Objectives: No consensus has been reached about the optimal follow-up for patients with an isolated finding of high-grade prostatic intraepithelial neoplasia (HG-PIN) on prostate biopsy. Early studies reported that approximately one half of men with HG-PIN were diagnosed with prostate cancer (CaP) within a few years. However, more recent studies, using extended biopsy protocols, have shown that HG-PIN may be less predictive of CaP on repeat biopsy in the short term. Thus, our objective was to identify the clinical factors that could help predict which men with isolated HG-PIN were at the greatest risk of subsequent CaP detection.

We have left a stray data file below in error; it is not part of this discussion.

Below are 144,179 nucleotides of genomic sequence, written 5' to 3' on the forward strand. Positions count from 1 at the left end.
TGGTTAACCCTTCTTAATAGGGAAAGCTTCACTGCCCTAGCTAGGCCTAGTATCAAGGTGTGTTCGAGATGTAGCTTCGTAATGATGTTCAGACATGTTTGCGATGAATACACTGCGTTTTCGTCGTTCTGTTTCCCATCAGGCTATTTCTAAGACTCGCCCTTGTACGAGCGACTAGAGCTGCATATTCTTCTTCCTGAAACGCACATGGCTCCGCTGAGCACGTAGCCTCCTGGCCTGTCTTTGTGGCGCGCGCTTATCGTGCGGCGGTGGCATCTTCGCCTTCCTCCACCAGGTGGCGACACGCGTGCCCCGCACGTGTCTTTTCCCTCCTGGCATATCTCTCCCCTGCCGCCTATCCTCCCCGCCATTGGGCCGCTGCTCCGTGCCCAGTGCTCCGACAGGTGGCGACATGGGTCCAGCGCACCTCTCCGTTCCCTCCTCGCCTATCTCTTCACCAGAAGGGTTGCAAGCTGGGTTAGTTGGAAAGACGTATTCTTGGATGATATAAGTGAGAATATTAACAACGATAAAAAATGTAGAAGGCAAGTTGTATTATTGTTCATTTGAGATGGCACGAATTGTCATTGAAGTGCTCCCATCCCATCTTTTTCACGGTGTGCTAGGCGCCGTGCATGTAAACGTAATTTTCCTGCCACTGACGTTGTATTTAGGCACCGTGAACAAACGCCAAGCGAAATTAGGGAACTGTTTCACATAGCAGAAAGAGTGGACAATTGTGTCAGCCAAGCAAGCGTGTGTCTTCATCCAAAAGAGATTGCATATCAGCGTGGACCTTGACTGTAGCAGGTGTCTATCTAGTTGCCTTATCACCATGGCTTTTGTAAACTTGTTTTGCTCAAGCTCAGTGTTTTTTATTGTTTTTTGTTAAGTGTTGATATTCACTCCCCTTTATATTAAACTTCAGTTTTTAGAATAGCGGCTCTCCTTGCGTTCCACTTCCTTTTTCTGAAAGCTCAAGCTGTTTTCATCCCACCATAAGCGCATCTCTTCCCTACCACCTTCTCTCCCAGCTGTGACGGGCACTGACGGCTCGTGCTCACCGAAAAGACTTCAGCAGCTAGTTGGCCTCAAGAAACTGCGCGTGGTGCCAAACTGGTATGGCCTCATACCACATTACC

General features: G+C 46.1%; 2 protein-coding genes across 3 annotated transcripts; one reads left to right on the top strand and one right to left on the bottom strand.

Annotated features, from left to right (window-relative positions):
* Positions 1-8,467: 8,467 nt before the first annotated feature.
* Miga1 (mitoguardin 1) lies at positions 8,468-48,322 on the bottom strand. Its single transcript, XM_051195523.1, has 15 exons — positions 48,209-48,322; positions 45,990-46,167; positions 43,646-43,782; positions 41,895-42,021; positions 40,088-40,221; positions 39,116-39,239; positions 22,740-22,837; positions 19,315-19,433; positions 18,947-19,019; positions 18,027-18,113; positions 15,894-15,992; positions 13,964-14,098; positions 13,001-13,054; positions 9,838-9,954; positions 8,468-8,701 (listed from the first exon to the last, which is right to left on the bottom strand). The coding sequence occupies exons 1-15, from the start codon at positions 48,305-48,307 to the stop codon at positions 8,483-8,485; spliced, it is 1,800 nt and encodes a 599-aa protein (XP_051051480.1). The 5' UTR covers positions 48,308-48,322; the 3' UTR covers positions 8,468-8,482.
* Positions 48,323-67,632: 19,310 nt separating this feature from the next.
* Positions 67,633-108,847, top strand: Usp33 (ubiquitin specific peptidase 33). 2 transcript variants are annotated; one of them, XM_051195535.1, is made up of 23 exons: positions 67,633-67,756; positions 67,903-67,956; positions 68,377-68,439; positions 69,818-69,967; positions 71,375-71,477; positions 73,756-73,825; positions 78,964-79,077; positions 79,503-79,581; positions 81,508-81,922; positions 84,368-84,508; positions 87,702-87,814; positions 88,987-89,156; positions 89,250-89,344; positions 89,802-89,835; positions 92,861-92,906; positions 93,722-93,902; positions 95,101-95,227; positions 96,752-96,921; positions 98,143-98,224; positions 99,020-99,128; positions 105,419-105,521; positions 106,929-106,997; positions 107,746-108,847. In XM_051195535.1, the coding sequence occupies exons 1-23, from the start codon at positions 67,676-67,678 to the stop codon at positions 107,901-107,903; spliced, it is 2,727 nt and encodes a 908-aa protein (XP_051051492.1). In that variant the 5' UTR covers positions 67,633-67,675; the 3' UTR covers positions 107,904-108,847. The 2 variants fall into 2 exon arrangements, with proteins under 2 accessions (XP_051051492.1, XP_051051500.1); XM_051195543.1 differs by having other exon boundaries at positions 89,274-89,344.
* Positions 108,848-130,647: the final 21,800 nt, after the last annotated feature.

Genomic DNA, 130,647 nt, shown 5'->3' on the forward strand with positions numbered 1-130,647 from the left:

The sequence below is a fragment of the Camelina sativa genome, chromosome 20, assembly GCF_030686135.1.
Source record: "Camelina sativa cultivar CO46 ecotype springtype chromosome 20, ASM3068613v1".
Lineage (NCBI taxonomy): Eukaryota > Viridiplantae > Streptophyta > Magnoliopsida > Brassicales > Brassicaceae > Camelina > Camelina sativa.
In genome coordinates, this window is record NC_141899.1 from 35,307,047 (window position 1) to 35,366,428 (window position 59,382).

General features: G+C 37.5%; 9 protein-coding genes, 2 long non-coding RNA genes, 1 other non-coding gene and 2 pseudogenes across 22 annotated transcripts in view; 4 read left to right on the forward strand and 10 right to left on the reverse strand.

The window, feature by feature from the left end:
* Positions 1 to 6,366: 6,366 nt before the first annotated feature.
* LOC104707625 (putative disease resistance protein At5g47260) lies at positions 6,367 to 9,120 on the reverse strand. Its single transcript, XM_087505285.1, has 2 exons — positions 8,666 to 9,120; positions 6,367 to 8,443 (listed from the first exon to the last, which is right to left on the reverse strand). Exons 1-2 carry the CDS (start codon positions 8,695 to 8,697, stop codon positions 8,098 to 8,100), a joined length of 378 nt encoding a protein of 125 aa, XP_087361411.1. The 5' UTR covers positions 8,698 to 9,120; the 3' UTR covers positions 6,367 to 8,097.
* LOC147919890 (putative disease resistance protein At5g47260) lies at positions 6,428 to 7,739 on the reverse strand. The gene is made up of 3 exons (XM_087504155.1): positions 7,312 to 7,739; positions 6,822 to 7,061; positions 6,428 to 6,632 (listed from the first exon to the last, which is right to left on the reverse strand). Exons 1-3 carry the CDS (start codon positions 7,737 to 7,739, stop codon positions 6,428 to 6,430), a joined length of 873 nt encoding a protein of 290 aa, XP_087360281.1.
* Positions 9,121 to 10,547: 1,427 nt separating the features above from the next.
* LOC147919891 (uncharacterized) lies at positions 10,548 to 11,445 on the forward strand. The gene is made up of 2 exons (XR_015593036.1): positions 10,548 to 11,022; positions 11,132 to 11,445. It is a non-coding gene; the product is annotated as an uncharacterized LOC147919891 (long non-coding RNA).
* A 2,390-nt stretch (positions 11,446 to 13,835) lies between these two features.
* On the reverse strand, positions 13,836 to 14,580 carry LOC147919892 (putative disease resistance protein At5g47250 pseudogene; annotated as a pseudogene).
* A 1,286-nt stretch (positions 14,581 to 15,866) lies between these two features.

Methods: In 190 men from a CaP screening study with an initial biopsy finding of HG-PIN, we compared the prostate-specific antigen velocity (PSAV) between patients who were later diagnosed with CaP and those who were not. Multivariate models were constructed for the ability to predict CaP detection.
Results: The median PSAV was significantly greater in the men with HG-PIN who were subsequently diagnosed with CaP (P = 0.03). A PSAV threshold of 0.75 ng/mL/yr predicted which men with HG-PIN would ultimately be diagnosed with CaP (P = 0.007). On multivariate analysis, including PSAV, age, and initial PSA level, PSAV was the only significant predictor of subsequent CaP detection.
Conclusions: Among the men with an isolated finding of HG-PIN on prostate needle biopsy, PSAV helps to identify those men who are subsequently diagnosed with CaP. Thus, we advocate the use of the PSAV to help guide the need for repeat biopsy in men with HG-PIN.